A care home in Margate has been graded overall as Requires Improvement following an inspection by the Care Quality Commission, although areas for care by staff were rated as Good.
Mont Calm Margate in Shottendane Road currently cares for 15 residents, some who are living with dementia and other health care needs. The home can support up to 31 people in one adapted building.
The inspection was carried out in response to concerns about cleanliness, upkeep and a lack of hot water. There were additional concerns about practice intended to reduce the risk of COVID-19. These included a COVID-19 positive member of staff isolating within the home and incorrect use of personal protective equipment (PPE).
Inspectors found the condition of the building had deteriorated and maintenance had not kept pace with the rate of wear.
Hot water in some bedrooms was only lukewarm, two toilets dripped water from the soil pipe outlet, another toilet did not flush, and two hand wash basins were not firmly attached to the wall. The CQC report says the provider and registered manager were aware of the issues and working through an action plan to improve the quality of the service.
But it adds: “The cleanliness of the home was not to a sufficient standard. Systems intended to support effective infection prevention and control were not fully embedded into daily practice.
“Medicines were not always managed safely. Records of controlled medicines were not accurate, and processes had not always been followed to correctly account for them.”
The report notes: “One member of staff, who had tested positive for COVID-19, moved into the service to an isolation area. They did not support any people or have direct contact with other staff. “We made it clear to the provider and registered manager they must not isolate COVID-19 positive staff in the service again, in line with published guidance.”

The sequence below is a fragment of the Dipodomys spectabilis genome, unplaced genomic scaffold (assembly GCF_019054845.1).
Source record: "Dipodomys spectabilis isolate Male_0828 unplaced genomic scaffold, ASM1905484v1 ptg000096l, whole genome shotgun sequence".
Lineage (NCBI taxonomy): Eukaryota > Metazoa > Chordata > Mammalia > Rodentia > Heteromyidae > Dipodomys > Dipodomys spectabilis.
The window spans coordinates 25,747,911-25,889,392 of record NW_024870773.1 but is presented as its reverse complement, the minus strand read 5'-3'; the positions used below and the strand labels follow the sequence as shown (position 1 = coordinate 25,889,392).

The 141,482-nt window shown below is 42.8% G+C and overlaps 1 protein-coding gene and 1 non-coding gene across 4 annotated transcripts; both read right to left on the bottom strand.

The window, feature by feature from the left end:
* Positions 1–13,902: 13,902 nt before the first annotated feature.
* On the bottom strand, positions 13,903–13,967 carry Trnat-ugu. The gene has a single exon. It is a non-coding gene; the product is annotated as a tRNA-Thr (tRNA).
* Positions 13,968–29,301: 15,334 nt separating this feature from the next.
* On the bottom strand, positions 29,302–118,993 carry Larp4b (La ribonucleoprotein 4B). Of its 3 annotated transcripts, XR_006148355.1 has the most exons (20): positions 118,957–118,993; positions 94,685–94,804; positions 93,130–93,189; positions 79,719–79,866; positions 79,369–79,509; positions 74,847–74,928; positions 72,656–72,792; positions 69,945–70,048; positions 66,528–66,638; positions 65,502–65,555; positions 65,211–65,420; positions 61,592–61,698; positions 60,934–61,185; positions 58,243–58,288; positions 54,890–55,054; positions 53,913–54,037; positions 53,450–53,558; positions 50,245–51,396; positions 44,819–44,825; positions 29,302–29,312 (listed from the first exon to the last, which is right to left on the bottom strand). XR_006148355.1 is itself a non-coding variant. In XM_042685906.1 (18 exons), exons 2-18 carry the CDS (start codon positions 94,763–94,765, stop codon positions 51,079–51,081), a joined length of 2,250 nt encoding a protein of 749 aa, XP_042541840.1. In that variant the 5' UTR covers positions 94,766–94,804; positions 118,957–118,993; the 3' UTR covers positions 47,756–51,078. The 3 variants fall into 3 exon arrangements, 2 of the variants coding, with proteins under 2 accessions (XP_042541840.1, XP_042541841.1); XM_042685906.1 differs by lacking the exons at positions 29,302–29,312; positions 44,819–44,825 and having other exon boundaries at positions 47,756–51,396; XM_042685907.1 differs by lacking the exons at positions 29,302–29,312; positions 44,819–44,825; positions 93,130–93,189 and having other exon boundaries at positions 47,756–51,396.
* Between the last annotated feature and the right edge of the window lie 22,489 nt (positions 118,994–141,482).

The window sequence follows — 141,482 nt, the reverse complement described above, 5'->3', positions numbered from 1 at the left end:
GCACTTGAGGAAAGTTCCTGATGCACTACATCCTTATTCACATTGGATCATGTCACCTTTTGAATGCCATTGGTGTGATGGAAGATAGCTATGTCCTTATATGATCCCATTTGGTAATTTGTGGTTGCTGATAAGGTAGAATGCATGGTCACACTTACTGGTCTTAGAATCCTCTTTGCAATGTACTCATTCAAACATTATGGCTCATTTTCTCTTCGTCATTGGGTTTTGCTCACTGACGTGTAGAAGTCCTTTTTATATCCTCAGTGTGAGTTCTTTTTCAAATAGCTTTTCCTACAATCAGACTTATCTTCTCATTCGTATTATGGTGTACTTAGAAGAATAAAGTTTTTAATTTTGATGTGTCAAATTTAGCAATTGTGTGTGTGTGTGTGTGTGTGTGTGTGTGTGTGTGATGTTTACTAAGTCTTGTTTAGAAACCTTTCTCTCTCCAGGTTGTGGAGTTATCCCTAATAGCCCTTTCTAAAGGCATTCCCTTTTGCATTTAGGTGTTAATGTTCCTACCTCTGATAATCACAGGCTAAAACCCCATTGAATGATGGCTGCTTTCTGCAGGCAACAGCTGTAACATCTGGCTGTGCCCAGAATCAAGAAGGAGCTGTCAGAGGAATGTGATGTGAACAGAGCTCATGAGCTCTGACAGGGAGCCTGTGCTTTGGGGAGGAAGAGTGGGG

A further concern that the service was sharing staff with another home was unfounded.
The inspection found three regulations were not being met, in terms of medicine management, maintenance and hygiene of property and mitigating risks to health, safety and welfare.
The inspection grading dropped from Good to Requires Improvement, particularly for safety and being well-led.
However, the report also rated effectiveness, care and being responsive as Good with residents telling inspectors they felt safe and happy. One resident said: “I can’t fault the staff, I don’t have any concerns”.
Inspectors said the staff approached people warmly and people welcomed their attention and interacted with them readily. They added that staff were knowledgeable about safeguarding adults and knew how to identify and respond to allegations of abuse.
They also found that staff had worked hard to ensure people were not unsettled by the measures in place to protect them from the risk of contracting COVID-19. Staff had spoken with people about the need to restrict visitors and why PPE was in use; families were kept updated.
The report also noted that the provider had identified most defects and had arranged for remedial work to be carried out. A contractor called at the home during the inspection to undertake some repairs. The provider confirmed that the hot water issues would be acted upon immediately and a schedule drawn up to urgently address the remaining issues.
Some deterioration in the condition of the building was attributed to pressure on staff caused by COVID-19 and the need to limit visitors, such as service engineers and tradespeople to the home.
The CQC reports says: “We will request an action plan from the provider to understand what they will do to improve the standards of quality and safety. We will work alongside the provider and local authority to monitor progress. We will return to visit as per our re-inspection programme. If we receive any concerning information we may inspect sooner.”
The inspection was carried out on February 4 and the report published this week.